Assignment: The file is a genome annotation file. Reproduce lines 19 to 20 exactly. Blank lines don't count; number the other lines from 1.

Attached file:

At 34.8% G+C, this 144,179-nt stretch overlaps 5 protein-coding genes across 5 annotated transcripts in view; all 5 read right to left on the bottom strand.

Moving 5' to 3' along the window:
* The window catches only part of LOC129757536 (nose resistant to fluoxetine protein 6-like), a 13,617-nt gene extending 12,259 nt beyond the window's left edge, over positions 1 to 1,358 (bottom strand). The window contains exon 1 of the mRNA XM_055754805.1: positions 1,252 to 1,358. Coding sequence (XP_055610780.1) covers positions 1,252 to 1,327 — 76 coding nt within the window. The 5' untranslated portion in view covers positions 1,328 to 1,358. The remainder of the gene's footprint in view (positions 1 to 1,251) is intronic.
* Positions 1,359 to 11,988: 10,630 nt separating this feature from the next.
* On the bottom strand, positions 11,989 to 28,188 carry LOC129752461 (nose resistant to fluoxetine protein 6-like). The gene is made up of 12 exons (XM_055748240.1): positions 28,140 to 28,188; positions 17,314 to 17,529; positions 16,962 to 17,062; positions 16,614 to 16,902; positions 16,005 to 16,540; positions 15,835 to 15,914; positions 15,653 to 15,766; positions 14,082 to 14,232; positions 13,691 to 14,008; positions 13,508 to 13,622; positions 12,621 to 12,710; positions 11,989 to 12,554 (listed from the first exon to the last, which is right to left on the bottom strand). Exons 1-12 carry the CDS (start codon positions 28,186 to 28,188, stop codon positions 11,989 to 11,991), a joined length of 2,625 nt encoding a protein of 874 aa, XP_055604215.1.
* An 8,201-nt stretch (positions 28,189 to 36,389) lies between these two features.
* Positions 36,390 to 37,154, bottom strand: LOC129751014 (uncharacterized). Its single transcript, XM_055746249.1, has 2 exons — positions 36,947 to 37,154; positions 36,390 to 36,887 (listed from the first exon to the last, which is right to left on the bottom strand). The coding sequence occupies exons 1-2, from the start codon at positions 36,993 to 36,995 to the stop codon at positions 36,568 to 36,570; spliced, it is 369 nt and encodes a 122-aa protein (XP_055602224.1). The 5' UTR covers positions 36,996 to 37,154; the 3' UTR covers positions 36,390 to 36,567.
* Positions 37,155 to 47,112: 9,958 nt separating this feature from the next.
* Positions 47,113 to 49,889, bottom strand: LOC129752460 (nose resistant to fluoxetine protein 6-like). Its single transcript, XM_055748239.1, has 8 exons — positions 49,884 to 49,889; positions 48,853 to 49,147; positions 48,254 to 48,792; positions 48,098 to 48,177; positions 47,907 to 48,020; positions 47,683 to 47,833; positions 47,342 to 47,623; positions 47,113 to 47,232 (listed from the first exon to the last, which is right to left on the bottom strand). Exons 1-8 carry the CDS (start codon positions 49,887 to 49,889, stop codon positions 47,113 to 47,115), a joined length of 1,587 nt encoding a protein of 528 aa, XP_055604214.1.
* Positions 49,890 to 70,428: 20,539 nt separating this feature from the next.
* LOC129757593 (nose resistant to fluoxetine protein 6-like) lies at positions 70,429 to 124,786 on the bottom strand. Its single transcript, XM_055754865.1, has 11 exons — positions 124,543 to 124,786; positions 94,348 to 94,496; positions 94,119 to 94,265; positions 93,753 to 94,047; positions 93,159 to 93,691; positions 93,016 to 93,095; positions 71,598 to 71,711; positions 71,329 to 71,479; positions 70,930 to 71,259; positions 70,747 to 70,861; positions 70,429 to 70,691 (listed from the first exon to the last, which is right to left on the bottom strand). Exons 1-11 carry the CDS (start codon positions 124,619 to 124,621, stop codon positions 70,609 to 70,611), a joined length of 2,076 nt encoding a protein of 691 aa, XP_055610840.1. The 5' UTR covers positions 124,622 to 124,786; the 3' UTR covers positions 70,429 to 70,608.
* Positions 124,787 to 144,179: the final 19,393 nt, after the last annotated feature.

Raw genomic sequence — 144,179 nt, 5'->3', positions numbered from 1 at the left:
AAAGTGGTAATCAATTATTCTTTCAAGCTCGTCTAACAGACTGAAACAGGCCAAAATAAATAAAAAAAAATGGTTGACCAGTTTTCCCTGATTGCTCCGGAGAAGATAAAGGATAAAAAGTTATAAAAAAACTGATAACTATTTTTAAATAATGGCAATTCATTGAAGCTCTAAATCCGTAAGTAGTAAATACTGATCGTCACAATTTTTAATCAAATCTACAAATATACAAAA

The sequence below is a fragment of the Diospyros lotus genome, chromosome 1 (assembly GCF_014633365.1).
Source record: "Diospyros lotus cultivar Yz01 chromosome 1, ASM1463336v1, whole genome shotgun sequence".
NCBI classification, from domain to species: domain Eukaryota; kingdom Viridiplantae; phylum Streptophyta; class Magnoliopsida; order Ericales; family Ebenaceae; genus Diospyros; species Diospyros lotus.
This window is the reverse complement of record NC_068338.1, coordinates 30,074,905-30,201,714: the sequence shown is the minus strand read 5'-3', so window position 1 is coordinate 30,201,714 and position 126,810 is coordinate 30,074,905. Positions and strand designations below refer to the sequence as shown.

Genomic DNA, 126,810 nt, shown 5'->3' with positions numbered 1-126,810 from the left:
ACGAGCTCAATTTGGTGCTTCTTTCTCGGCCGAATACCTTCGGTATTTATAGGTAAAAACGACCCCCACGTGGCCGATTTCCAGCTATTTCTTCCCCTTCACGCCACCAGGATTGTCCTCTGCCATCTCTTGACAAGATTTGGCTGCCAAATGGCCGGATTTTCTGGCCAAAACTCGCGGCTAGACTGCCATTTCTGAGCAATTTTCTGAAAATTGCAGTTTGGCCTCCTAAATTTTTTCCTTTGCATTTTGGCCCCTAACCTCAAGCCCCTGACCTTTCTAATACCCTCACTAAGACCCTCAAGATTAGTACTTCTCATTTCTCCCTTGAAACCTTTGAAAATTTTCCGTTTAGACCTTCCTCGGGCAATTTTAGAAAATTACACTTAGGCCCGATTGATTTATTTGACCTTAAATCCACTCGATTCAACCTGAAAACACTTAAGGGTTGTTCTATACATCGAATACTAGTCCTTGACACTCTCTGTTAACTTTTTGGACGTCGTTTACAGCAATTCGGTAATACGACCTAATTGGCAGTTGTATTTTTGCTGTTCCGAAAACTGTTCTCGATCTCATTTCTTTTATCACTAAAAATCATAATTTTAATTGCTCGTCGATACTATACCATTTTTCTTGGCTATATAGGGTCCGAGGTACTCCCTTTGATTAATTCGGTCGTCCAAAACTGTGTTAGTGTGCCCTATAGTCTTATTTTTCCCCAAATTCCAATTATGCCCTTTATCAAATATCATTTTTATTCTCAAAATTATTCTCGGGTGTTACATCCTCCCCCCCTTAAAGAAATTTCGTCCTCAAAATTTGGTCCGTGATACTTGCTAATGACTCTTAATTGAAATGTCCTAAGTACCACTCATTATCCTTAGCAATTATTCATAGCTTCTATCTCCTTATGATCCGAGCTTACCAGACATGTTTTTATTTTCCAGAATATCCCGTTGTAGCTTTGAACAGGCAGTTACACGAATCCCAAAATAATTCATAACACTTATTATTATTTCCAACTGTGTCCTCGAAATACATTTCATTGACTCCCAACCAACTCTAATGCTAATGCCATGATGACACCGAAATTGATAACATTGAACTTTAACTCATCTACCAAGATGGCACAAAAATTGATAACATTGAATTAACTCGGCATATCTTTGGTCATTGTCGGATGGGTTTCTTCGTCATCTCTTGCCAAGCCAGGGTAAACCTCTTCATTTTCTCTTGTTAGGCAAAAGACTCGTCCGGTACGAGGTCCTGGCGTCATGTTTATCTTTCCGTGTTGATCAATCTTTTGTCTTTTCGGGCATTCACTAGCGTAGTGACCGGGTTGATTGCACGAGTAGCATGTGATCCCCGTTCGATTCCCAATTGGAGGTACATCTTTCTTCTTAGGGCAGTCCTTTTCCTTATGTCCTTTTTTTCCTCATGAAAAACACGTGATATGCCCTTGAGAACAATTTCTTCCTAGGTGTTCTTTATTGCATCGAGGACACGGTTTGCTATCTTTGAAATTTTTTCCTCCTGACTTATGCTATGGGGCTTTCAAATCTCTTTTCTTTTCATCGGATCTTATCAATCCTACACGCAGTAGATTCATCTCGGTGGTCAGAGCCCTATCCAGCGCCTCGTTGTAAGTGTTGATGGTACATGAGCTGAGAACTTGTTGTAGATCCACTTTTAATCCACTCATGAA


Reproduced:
Genomic DNA, 126,810 nt, shown 5'->3' with positions numbered 1-126,810 from the left:
ACGAGCTCAATTTGGTGCTTCTTTCTCGGCCGAATACCTTCGGTATTTATAGGTAAAAACGACCCCCACGTGGCCGATTTCCAGCTATTTCTTCCCCTTCACGCCACCAGGATTGTCCTCTGCCATCTCTTGACAAGATTTGGCTGCCAAATGGCCGGATTTTCTGGCCAAAACTCGCGGCTAGACTGCCATTTCTGAGCAATTTTCTGAAAATTGCAGTTTGGCCTCCTAAATTTTTTCCTTTGCATTTTGGCCCCTAACCTCAAGCCCCTGACCTTTCTAATACCCTCACTAAGACCCTCAAGATTAGTACTTCTCATTTCTCCCTTGAAACCTTTGAAAATTTTCCGTTTAGACCTTCCTCGGGCAATTTTAGAAAATTACACTTAGGCCCGATTGATTTATTTGACCTTAAATCCACTCGATTCAACCTGAAAACACTTAAGGGTTGTTCTATACATCGAATACTAGTCCTTGACACTCTCTGTTAACTTTTTGGACGTCGTTTACAGCAATTCGGTAATACGACCTAATTGGCAGTTGTATTTTTGCTGTTCCGAAAACTGTTCTCGATCTCATTTCTTTTATCACTAAAAATCATAATTTTAATTGCTCGTCGATACTATACCATTTTTCTTGGCTATATAGGGTCCGAGGTACTCCCTTTGATTAATTCGGTCGTCCAAAACTGTGTTAGTGTGCCCTATAGTCTTATTTTTCCCCAAATTCCAATTATGCCCTTTATCAAATATCATTTTTATTCTCAAAATTATTCTCGGGTGTTACATCCTCCCCCCCTTAAAGAAATTTCGTCCTCAAAATTTGGTCCGTGATACTTGCTAATGACTCTTAATTGAAATGTCCTAAGTACCACTCATTATCCTTAGCAATTATTCATAGCTTCTATCTCCTTATGATCCGAGCTTACCAGACATGTTTTTATTTTCCAGAATATCCCGTTGTAGCTTTGAACAGGCAGTTACACGAATCCCAAAATAATTCATAACACTTATTATTATTTCCAACTGTGTCCTCGAAATACATTTCATTGACTCCCAACCAACTCTAATGCTAATGCCATGATGACACCGAAATTGATAACATTGAACTTTAACTCATCTACCAAGATGGCACAAAAATTGATAACATTGAATTAACTCGGCATATCTTTGGTCATTGTCGGATGGGTTTCTTCGTCATCTCTTGCCAAGCCAGGGTAAACCTCTTCATTTTCTCTTGTTAGGCAAAAGACTCGTCCGGTACGAGGTCCTGGCGTCATGTTTATCTTTCCGTGTTGATCAATCTTTTGTCTTTTCGGGCATTCACTAGCGTAGTGACCGGGTTGATTGCACGAGTAGCATGTGATCCCCGTTCGATTCCCAATTGGAGGTACATCTTTCTTCTTAGGGCAGTCCTTTTCCTTATGTCCTTTTTTTCCTCATGAAAAACACGTGATATGCCCTTGAGAACAATTTCTTCCTAGGTGTTCTTTATTGCATCGAGGACACGGTTTGCTATCTTTGAAATTTTTTCCTCCTGACTTATGCTATGGGGCTTTCAAATCTCTTTTCTTTTCATCGGATCTTATCAATCCTACACGCAGTAGATTCATCTCGGTGGTCAGAGCCCTATCCAGCGCCTCGTTGTAAGTGTTGATGGTACATGAGCTGAGAACTTGTTGTAGATCCACTTTTAATCCACTCATGAA